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History will remember Musk as one of our generation’s greatest inventors. And yet we’re doing everything we can to shoot him down.
7 min read
Opinions expressed by Entrepreneur contributors are their own.
Tesla, The Boring Company, SpaceX – all of them represent a leader in a category. Tesla is not just a winner in the electric car industry, soon it will be a winner in the automobile industry. The Boring Company, though it is an infrastructure company, is also a force for revolutionizing our daily relationship to our cities. SpaceX is more than an aerospace company. It’s a pioneer leading us into the next generation of space exploration.
Musk is similarly more than the sum of his parts. He’s not an just entrepreneur, and he’s certainly not just a CEO. History will remember Musk as one of our generation’s greatest inventors. And yet we’re doing everything we can to shoot him down.
Despite that, he’s teaching us some very important lessons about what it means to be a defining force in our generation, even when the forces are stacked against you. With each new “scandal,” Musk exposes more about our society’s current relationship to entrepreneurship and our habit of denouncing and discouraging the greatest minds of our generation.
An accelerated timeline for innovation
While businesses loves to devise timelines and enforce deadlines, the fact remains that innovation does not adhere to a Gantt chart. In fact, if the history of technology teaches us anything, it’s that you can’t achieve greatness on a quarterly schedule.
The Wright brothers invented the airplane between 1899 and 1905. This period, longer than many startups’ lifespans these days, represented six years of mastering aeronautics and then applying it to a practical flying machine. And even though it may feel like an infinitely long amount of R&D time by today’s standards, it doesn’t encompass the centuries of research by the greatest minds in history into aerodynamics that predated the brothers.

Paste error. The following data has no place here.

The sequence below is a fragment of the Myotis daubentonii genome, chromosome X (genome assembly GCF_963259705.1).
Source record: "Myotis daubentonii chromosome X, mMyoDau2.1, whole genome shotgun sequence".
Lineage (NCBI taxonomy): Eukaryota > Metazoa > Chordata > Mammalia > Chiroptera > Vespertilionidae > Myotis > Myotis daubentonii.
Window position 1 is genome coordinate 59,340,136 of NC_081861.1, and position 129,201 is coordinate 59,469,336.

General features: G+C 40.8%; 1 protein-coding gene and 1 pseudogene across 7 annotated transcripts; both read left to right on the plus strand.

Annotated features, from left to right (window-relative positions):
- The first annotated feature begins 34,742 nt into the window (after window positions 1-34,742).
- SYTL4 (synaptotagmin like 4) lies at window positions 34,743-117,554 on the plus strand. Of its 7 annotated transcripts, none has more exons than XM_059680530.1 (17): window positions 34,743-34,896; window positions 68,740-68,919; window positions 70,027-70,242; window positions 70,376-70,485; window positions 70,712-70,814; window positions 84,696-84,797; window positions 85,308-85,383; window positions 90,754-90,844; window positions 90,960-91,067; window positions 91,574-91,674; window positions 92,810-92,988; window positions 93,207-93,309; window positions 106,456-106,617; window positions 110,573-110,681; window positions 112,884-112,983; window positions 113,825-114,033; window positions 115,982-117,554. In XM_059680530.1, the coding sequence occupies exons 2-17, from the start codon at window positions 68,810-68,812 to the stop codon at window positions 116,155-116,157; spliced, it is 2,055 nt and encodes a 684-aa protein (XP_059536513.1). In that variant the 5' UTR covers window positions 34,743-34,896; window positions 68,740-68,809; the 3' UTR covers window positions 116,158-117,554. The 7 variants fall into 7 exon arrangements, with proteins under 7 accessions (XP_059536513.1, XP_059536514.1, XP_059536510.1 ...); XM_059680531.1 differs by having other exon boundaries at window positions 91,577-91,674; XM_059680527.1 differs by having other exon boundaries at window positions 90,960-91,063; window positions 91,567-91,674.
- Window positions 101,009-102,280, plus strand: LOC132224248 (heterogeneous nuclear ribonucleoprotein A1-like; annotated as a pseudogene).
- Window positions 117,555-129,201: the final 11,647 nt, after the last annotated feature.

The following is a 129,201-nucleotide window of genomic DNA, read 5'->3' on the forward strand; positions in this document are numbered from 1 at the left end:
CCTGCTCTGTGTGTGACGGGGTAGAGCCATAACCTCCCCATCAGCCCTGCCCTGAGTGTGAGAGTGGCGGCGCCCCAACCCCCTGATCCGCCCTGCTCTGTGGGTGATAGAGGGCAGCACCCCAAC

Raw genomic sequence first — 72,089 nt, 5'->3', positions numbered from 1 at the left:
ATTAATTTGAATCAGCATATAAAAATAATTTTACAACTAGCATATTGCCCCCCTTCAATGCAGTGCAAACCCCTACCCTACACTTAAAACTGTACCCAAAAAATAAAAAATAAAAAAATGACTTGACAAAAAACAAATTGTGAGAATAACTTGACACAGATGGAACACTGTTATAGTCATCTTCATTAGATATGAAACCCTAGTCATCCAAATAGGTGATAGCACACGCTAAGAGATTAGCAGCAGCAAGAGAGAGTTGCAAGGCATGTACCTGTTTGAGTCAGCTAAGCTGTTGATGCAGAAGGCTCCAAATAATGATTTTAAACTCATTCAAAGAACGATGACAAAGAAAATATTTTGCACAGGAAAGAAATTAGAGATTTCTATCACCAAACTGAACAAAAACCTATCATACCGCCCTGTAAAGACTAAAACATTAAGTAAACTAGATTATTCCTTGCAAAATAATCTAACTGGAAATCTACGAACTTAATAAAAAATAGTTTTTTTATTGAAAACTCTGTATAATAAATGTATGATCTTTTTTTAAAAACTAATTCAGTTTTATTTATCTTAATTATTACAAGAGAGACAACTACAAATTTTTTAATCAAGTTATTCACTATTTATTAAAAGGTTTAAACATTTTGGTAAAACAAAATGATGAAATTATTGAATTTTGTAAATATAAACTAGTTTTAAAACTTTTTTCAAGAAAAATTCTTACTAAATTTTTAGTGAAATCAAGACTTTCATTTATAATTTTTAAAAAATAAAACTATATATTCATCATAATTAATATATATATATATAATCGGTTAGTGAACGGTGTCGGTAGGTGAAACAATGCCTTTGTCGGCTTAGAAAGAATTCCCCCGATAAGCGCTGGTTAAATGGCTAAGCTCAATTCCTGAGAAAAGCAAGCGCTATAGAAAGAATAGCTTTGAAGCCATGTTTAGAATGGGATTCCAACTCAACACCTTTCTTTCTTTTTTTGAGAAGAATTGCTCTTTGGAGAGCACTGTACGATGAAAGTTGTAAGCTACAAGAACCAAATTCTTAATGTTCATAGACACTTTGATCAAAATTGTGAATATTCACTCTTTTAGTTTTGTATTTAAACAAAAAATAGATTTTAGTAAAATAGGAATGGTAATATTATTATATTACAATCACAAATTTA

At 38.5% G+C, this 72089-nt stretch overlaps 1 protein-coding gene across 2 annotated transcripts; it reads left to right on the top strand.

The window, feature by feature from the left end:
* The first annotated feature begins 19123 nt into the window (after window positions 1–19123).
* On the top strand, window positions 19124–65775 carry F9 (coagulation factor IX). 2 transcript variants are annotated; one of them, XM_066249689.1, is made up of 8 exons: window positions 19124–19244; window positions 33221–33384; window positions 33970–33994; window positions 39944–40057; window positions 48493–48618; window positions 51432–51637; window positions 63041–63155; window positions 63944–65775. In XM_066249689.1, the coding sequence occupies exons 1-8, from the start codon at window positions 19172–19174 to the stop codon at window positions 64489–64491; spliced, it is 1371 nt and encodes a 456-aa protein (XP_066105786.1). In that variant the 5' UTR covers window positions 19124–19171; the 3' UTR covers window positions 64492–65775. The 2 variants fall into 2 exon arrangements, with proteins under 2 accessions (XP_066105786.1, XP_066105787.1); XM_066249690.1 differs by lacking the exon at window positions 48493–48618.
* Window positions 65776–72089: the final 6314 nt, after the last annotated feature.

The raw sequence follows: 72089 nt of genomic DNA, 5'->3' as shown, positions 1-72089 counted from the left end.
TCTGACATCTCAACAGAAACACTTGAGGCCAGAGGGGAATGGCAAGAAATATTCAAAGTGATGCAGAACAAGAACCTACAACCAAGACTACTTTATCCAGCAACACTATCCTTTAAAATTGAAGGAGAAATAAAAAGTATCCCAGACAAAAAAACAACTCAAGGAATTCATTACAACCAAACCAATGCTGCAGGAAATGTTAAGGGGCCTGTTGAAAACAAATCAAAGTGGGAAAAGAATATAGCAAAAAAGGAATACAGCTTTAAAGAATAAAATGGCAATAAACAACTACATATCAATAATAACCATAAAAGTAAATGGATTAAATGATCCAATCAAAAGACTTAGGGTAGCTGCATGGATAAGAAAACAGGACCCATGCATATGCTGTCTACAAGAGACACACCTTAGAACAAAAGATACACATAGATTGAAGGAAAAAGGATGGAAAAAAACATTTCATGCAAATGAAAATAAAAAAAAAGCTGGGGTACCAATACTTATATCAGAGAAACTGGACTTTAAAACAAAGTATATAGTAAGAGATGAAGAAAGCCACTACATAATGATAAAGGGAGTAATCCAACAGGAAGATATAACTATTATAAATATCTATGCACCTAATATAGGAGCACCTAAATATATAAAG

Finally, even after the success of their first flight, it wasn’t until 1914 that the first commercial flight took off, 15 years after the Wright brothers had put their minds to it.
The Wright brothers demonstrated that there used to be a certain degree of public patience for innovation. The 20th century didn’t demand the quick-turn breakthroughs that the 21st century requires. Now, we expect our inventors to be both brilliant and fast.
If you need proof of these expectations, you need look no further than Elon Musk.
Now, there is no doubt that Musk is building on the shoulders of his own giants before him, but the feats of SpaceX, Tesla and The Boring Company are not trivial. They are not just space expeditions, car companies or transportation ventures. Instead, these companies seek to redefine humanity’s abilities to reach the stars affordably, accelerate the ability to travel sustainably and redefine what it means to have a transportation infrastructure.
Despite, all of these major accomplishments, Musk is constantly criticized. His failures are carefully catalogued and the public has made clear their waning support. Musk was attacked especially harshly for wanting to go private to avoid the scrutiny of quarterly reporting, hostile boardrooms, and state and federal government that set up red tape after red tape after red tape.
If you are an entrepreneur, I would call your bluff if you’ve never lamented the temporal pressures of the market, your board, your runway and the reality of what it actually takes to get it right.